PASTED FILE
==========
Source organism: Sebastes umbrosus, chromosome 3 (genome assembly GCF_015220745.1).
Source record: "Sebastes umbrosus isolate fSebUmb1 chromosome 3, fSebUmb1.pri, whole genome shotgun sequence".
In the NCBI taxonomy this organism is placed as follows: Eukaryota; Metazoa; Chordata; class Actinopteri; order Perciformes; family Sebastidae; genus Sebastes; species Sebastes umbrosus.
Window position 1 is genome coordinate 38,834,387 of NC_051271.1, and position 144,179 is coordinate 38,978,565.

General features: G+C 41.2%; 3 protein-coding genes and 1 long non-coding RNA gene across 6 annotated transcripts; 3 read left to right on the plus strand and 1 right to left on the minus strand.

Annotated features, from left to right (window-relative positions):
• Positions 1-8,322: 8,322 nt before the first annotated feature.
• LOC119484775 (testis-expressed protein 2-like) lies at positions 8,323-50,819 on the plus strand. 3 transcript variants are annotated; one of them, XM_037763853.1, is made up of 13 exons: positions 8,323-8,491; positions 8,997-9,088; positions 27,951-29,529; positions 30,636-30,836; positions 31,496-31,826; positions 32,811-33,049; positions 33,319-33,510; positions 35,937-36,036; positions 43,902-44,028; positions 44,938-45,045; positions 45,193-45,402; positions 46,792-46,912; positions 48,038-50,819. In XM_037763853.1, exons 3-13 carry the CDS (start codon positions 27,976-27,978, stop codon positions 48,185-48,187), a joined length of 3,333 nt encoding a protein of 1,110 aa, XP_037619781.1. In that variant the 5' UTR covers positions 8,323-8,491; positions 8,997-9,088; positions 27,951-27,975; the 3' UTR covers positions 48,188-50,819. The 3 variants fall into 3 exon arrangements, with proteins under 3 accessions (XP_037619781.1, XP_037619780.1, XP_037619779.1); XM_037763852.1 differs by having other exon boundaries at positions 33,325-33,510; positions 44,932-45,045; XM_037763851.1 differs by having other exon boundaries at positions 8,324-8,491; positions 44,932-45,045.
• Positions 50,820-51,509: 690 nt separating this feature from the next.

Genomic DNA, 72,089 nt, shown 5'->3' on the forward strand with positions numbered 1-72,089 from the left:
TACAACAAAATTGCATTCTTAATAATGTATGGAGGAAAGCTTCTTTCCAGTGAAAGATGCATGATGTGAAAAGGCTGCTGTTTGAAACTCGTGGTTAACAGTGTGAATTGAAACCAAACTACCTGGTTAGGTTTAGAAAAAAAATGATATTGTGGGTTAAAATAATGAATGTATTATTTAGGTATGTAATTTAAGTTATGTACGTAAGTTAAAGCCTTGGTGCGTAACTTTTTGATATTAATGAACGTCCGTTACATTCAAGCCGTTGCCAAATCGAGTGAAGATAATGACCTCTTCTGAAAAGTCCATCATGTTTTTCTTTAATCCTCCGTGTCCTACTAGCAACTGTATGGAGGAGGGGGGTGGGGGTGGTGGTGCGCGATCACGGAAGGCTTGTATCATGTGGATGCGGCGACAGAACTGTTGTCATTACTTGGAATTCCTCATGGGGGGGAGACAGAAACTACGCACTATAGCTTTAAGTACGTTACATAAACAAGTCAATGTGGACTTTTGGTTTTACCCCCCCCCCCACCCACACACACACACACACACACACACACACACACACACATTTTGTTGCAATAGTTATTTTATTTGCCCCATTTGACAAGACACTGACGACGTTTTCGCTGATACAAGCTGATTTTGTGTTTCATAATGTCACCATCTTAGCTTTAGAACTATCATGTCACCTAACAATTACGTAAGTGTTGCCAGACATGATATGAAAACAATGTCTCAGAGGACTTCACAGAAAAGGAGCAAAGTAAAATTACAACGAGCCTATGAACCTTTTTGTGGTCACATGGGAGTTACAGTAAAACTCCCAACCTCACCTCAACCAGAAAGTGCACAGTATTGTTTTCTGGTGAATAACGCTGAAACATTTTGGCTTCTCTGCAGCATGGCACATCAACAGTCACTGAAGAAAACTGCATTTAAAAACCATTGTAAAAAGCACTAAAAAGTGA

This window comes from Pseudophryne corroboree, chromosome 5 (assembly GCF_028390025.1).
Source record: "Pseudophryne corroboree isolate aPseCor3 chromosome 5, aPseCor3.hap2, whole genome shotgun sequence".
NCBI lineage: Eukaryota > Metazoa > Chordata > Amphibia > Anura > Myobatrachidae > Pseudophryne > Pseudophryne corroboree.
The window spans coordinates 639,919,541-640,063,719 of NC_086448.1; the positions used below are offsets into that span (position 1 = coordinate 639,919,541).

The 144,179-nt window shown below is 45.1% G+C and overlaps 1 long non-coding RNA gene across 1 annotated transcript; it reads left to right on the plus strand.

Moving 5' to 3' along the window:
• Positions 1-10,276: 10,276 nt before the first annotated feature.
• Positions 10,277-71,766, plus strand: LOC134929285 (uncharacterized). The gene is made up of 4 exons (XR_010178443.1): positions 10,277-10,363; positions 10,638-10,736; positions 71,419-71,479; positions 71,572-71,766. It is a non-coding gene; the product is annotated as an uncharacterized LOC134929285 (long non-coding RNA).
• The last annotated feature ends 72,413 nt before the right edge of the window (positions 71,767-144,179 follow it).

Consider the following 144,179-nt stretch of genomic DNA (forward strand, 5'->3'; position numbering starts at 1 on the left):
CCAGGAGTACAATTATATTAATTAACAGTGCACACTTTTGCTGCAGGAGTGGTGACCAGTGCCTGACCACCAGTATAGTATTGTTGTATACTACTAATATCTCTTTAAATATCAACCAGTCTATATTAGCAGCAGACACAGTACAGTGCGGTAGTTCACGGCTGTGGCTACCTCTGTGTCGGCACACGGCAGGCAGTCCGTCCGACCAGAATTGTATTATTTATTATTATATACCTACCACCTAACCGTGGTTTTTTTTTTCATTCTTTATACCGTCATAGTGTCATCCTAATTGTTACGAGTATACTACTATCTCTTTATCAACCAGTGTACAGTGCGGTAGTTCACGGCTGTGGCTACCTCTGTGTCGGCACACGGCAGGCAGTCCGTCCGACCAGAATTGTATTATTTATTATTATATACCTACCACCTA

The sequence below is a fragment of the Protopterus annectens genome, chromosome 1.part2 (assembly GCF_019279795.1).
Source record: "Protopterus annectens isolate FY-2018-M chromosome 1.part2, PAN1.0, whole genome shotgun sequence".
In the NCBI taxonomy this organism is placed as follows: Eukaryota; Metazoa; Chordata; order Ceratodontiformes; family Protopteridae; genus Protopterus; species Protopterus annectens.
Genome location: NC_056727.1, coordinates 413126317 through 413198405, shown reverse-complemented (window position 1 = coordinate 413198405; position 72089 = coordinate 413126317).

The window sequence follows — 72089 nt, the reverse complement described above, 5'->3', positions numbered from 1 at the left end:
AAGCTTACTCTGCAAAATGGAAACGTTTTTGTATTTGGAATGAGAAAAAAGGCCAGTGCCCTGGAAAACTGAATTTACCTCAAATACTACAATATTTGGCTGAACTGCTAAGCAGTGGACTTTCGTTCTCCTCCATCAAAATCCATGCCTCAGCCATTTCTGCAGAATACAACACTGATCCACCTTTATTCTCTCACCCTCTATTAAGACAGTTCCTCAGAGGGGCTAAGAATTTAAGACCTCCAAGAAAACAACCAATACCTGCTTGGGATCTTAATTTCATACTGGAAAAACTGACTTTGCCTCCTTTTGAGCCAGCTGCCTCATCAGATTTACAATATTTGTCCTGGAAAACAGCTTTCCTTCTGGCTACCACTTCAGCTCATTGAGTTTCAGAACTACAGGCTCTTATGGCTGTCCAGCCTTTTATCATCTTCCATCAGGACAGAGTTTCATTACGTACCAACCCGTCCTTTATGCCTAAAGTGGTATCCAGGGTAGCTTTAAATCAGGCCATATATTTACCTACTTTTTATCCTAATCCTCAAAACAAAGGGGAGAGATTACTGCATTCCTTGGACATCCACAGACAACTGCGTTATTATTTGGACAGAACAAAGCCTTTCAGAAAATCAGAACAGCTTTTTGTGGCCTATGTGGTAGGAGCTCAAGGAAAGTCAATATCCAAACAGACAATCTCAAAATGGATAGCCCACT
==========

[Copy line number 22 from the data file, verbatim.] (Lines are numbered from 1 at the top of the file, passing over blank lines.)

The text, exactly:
CCAGGAGTACAATTATATTAATTAACAGTGCACACTTTTGCTGCAGGAGTGGTGACCAGTGCCTGACCACCAGTATAGTATTGTTGTATACTACTAATATCTCTTTAAATATCAACCAGTCTATATTAGCAGCAGACACAGTACAGTGCGGTAGTTCACGGCTGTGGCTACCTCTGTGTCGGCACACGGCAGGCAGTCCGTCCGACCAGAATTGTATTATTTATTATTATATACCTACCACCTAACCGTGGTTTTTTTTTTCATTCTTTATACCGTCATAGTGTCATCCTAATTGTTACGAGTATACTACTATCTCTTTATCAACCAGTGTACAGTGCGGTAGTTCACGGCTGTGGCTACCTCTGTGTCGGCACACGGCAGGCAGTCCGTCCGACCAGAATTGTATTATTTATTATTATATACCTACCACCTA